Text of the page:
The Enigmatic, Elemental Figures of Artist Christofer Kochs

Marking the U.S. solo debut of Christofer Kochs, “A Slice of Life” at Black & White Gallery/Project Space spotlights the German artist’s highly textured works on paper, wood sculptures, and densely layered paintings. Throughout these three enigmatic bodies of work, Kochs captures seemingly ordinary moments with a sense of melancholy and intimacy.

Kochs’s paintings are constructed as much as they are painted, built up with layers of folded canvas, cardboard, and paper and covered with oil paint, charcoal, and graphite. The resulting surfaces are incredibly tactile, resembling reliefs, and lead the viewer into illusionary space, where subjects bleed into hazy, sometimes abstract fields of line and color.

These painterly grounds serve as the backdrops for a cast of ghostly, almost cartoon-like figures. Koch renders his subjects with a graphic simplicity that blurs facial features and pares bodies down to blocks of color and shape. Sometimes it’s just the faded outline of a person that emerges from the surface, as though the figure has been lifted off an older painting and placed on this new one. The compositions feel more like palimpsests—layers of different times and places—than static, straightforward images.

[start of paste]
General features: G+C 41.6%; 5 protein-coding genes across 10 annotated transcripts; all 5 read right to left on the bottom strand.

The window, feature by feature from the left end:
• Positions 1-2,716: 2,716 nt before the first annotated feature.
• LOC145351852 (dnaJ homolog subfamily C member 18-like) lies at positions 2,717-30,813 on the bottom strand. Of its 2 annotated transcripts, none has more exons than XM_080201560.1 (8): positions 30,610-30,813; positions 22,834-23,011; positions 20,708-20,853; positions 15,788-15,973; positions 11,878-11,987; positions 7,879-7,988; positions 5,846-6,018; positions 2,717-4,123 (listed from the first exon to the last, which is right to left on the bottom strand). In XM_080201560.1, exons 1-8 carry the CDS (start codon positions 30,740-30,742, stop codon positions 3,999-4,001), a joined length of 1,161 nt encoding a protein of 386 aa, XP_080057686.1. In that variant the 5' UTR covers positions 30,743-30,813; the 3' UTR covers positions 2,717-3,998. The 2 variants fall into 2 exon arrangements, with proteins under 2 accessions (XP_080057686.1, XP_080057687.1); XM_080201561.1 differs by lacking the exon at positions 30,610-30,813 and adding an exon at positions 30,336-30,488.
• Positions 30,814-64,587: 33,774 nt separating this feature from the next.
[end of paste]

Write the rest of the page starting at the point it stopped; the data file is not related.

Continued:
In NEW MORNING (2014), the outline of a male figure on a boat gradually vanishes into a highly patterned, Gustav Klimt-like background. A SLICE OF LIFE (2014), a titled oft used in this series of works, shows a figure painted to blend in with an abstract, patterned ground. Reduced to little more than muted, monochrome outlines, these figures look superimposed into their settings, even while they are inextricable from them. Both expressionistic and surrealistic, they bring to mind the influential German painter Neo Rauch.

Kochs’s sculptures look like a direct extension of his paintings, particularly the way they seem to have been folded into form rather than carved. But they are, in fact, carved from wood and coated with oil paint. ROBED FIGURE (2014) has a rounded softness that accentuates the drapery of the figure’s clothing. The roughness of the carving shares the nebulous lines of Kochs’s paintings. But the openings in the loops of the woman’s skirt form a negative space that, in fact, completes the figure’s wholeness. What emerges, across Kochs's work, is a figurative rawness that is both visceral and mysterious.


Emily Singer


A Slice of Life” is on view at Black & White Gallery/Project Space, New York, from Oct. 30–Dec. 20.

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